At any rate, both of these books are fantasies about children who are taken under the sea by the mermaids, and what they see there. Baum's child is allowed to see the undersea fairyland because she is special, but Nesbit's five children earn their passage: they rescue a captured mermaid from a circus. By far the best parts of the book center around this rescue, in which the mermaid is haughty and vicious to them, and they do the right thing anyway, only to find after they've dumped her back into the ocean that the nastiness, and indeed every story that has ever drowned a sailor, is caused by a malady that affects mermaids when they get too dry, and that under ocean they are, even, physically different. The fine gradations of how annoying the mermaid is depending on what the air is like are very well done.

But the rest of this is a hot mess, several books shoved together in one and several plots; a lost-child-finding-parents plot, a war plot, a plot about characters out of books coming alive which depends far too much on one having read the books in question (and yet, paradoxically, far too much on the protagonists not having read them). Any one of the threads might have worked, but as it is the novel is too busy to produce solid, memorable characters and too crowded for real emotional tension. There are some very lovely individual bits round the edges, like the pot of water that pours the source of all rivers, or the fact that everyone always forgets that the water of oblivion tastes wonderful, but overall I cannot recommend this, even to profound Nesbit-enjoyers.

Nor, sadly, can I recommend the Baum, which is a book I treasured deeply as a small child and then discovered, upon growing up and learning more about sea life, to be full of terrible and book-destroying puns. I mean I like puns, if clever, and those were right out.

Therefore if you are in need of a book full of undersea magic, and the ocean the way one wants it, I suggest Jane Yolen's Neptune Rising. This one is not worth your time.

You can comment here or at the Dreamwidth crosspost. There are comment count unavailable comments over there.
rushthatspeaks: (sparklepony only wants to read)
There are reasons this is not one of E. Nesbit's more famous books.

In point of fact, if I had been handed this and told it was written by L. Frank Baum as a remix of The Sea Fairies... hang on, I need to do a little bibliographical work here.

Right. The Sea Fairies was published in 1911. Wet Magic was published in 1913. Oh dear. They are similar enough that I actively hope Nesbit had not read the Baum.

At any rate, both of these books are fantasies about children who are taken under the sea by the mermaids, and what they see there. Baum's child is allowed to see the undersea fairyland because she is special, but Nesbit's five children earn their passage: they rescue a captured mermaid from a circus. By far the best parts of the book center around this rescue, in which the mermaid is haughty and vicious to them, and they do the right thing anyway, only to find after they've dumped her back into the ocean that the nastiness, and indeed every story that has ever drowned a sailor, is caused by a malady that affects mermaids when they get too dry, and that under ocean they are, even, physically different. The fine gradations of how annoying the mermaid is depending on what the air is like are very well done.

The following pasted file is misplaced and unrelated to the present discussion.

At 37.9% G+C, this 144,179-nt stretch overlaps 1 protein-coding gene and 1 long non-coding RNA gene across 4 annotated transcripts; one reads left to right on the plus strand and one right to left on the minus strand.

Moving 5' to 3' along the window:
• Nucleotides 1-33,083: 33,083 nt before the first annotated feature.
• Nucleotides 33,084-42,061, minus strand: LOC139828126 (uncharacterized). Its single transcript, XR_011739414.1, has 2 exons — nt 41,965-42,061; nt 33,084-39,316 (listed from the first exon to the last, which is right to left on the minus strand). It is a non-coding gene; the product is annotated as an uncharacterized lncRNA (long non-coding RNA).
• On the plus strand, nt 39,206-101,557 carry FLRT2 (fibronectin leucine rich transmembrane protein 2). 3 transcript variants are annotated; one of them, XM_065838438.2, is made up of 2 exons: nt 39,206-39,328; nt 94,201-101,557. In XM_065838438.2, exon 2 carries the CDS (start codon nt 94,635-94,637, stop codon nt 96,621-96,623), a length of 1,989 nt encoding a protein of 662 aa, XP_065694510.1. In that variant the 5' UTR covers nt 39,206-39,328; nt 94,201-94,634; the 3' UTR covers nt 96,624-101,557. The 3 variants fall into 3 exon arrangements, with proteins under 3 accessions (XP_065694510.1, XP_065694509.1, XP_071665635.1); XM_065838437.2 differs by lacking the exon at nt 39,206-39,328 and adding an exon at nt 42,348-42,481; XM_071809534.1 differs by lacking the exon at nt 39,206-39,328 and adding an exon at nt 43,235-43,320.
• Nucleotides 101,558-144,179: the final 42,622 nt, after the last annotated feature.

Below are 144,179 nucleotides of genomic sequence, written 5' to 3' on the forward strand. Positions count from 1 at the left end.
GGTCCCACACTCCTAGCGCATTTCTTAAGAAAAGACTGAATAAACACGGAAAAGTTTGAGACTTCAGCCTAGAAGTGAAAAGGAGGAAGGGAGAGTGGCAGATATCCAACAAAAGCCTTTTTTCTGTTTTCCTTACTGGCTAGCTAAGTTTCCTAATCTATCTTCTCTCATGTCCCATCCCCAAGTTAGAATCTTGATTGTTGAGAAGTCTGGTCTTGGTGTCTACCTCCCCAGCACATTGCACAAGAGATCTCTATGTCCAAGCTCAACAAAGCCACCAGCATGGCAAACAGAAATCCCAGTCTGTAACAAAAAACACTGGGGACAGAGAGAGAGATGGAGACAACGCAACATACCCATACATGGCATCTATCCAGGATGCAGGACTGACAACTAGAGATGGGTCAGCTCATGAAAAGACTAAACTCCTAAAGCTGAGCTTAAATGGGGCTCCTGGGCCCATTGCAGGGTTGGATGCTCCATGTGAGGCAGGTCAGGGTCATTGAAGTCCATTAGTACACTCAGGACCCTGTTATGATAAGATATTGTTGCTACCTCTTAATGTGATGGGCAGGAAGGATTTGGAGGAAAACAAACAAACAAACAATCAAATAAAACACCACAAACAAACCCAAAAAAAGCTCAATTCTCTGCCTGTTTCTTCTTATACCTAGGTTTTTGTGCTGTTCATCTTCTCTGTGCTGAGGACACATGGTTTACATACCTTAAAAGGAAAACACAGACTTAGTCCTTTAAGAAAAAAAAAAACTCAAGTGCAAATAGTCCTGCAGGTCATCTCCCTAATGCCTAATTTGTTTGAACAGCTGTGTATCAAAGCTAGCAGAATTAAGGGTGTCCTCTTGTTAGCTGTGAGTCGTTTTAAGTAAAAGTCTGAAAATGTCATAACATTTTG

But the rest of this is a hot mess, several books shoved together in one and several plots; a lost-child-finding-parents plot, a war plot, a plot about characters out of books coming alive which depends far too much on one having read the books in question (and yet, paradoxically, far too much on the protagonists not having read them). Any one of the threads might have worked, but as it is the novel is too busy to produce solid, memorable characters and too crowded for real emotional tension. There are some very lovely individual bits round the edges, like the pot of water that pours the source of all rivers, or the fact that everyone always forgets that the water of oblivion tastes wonderful, but overall I cannot recommend this, even to profound Nesbit-enjoyers.

Nor, sadly, can I recommend the Baum, which is a book I treasured deeply as a small child and then discovered, upon growing up and learning more about sea life, to be full of terrible and book-destroying puns. I mean I like puns, if clever, and those were right out.

Therefore if you are in need of a book full of undersea magic, and the ocean the way one wants it, I suggest Jane Yolen's Neptune Rising. This one is not worth your time.
rushthatspeaks: (Default)
'Complete' here meaning that it has one more story than the original edition. These short stories were all initially published in magazines, and collected after the run.

If you don't mind the fact that Nesbit has a reader very definitely in mind, and that that reader is quite young, this is lovely; but I mean that she has that reader in mind much more firmly than many authors do, because it is not just that you can tell who the book is aimed at. This is that style of late Victorian/Edwardian children's fiction where the author tells you to wash behind your ears and not take too many helpings of pudding. You know. That sort.